For the reasons noted above, an OCSP request, as defined in Section 3.1, is used in place of an OCSP request syntax to trigger production and transmission of an OCSP response. OCSP, as defined in [RFC2560], may contain a nonce request extension to improve security against replay attacks (see Section 4.4.1 of [RFC2560] for further details). The OCSP request defined by this document cannot accommodate nonces. [RFC2560] deals with this aspect by allowing pre-produced responses. [RFC2560] points to this replay vulnerability and indicates: "The use of precomputed responses allows replay attacks in which an old (good) response is replayed prior to its expiration date but after the certificate has been revoked. Deployments of OCSP should carefully evaluate the benefit of precomputed responses against the probability of a replay attack and the costs associated with its successful execution." Nodes SHOULD make the required freshness of an OCSP response configurable.
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7. IANA Considerations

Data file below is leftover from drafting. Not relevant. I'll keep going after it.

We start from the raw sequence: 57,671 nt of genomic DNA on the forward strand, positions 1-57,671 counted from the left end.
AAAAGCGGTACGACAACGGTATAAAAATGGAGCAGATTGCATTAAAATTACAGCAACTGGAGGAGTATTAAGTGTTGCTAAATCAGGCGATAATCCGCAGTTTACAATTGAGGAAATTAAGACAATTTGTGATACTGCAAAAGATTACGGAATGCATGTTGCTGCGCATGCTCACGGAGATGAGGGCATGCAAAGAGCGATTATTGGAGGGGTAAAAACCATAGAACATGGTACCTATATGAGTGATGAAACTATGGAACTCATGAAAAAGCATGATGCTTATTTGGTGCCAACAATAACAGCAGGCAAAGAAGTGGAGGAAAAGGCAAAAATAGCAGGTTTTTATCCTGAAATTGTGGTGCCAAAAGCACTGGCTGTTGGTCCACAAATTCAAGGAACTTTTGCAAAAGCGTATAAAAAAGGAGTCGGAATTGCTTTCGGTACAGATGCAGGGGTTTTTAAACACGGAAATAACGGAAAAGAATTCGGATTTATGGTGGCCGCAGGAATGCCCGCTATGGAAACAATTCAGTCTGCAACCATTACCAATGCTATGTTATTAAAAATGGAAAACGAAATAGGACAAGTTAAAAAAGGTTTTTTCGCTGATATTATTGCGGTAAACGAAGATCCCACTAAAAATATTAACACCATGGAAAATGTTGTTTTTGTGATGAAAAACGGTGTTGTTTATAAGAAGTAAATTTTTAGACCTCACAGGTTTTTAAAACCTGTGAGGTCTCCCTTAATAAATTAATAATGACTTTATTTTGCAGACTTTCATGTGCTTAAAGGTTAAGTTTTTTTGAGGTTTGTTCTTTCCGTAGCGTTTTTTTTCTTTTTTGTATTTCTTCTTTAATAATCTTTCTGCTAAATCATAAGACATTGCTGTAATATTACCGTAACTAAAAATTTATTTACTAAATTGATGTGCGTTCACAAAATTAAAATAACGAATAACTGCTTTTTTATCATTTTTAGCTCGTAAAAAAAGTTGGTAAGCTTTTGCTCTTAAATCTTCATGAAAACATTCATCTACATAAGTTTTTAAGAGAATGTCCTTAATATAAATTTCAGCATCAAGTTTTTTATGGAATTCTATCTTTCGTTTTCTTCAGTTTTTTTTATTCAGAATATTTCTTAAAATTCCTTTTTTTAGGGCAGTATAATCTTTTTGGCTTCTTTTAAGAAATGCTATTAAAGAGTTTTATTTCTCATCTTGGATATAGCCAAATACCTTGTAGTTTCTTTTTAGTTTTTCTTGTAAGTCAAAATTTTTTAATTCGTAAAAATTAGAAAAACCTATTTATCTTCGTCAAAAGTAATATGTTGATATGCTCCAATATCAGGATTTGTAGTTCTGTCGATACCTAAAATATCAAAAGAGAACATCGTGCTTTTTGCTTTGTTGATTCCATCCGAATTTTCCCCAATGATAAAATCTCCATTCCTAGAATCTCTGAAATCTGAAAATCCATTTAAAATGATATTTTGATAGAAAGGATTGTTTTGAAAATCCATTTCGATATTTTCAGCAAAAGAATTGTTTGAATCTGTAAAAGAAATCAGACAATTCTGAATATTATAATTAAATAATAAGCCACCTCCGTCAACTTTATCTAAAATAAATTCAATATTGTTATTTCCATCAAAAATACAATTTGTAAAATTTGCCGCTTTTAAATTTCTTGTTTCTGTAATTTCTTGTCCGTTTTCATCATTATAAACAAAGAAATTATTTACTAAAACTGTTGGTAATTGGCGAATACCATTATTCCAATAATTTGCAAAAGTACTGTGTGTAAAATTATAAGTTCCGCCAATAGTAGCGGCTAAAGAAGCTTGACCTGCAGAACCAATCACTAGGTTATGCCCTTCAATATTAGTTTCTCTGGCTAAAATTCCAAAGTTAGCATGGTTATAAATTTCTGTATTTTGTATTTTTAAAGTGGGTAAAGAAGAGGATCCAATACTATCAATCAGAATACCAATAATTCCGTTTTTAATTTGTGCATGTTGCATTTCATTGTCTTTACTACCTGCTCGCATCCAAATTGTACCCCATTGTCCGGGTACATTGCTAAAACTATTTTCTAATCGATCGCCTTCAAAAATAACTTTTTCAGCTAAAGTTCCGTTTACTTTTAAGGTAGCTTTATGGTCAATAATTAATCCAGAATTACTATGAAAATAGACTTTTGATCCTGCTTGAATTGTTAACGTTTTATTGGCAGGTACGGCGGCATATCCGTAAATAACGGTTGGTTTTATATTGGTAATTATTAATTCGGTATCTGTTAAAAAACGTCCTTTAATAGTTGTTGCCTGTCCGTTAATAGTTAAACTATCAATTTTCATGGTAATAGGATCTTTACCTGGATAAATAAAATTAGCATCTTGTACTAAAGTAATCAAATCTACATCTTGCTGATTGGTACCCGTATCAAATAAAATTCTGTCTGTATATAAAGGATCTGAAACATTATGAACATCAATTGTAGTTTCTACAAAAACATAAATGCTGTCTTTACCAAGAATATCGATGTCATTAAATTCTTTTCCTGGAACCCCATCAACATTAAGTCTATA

This document defines one new field type for use in the IKEv2 Cert Encoding field of the Certificate Payload format. Official assignment of the "OCSP Content" extension to the Cert Encoding table of Section 3.6 of [IKEv2] has been acquired from IANA. Certificate Encoding Value -------------------- ----- OCSP Content 14

8. Acknowledgements

The authors would like to thank Russ Housley for his support. Additionally, we would like to thank Pasi Eronen, Nicolas Williams, Liqiang (Larry) Zhu, Lakshminath Dondeti, and Paul Hoffman for their review. Pasi gave us invaluable last-call comments. We would also like to thank Tom Taylor for his Gen-ART review. Jari Arkko gave us IESG review comments.

9. Normative References

[IKEv2] Kaufman, C., "Internet Key Exchange (IKEv2) Protocol", RFC 4306, December 2005. [RFC2119] Bradner, S., "Key words for use in RFCs to Indicate Requirement Levels", BCP 14, RFC 2119, March 1997. [RFC2560] Myers, M., Ankney, R., Malpani, A., Galperin, S., and C. Adams, "X.509 Internet Public Key Infrastructure Online Certificate Status Protocol - OCSP", RFC 2560, June 1999. [RFC3280] Housley, R., Polk, W., Ford, W., and D. Solo, "Internet X.509 Public Key Infrastructure Certificate and Certificate Revocation List (CRL) Profile", RFC 3280, April 2002.
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Authors' Addresses

Michael Myers TraceRoute Security LLC EMail: mmyers@fastq.com Hannes Tschofenig Siemens Networks GmbH & Co KG Otto-Hahn-Ring 6 Munich, Bavaria 81739 Germany EMail: Hannes.Tschofenig@siemens.com URI: http://www.tschofenig.com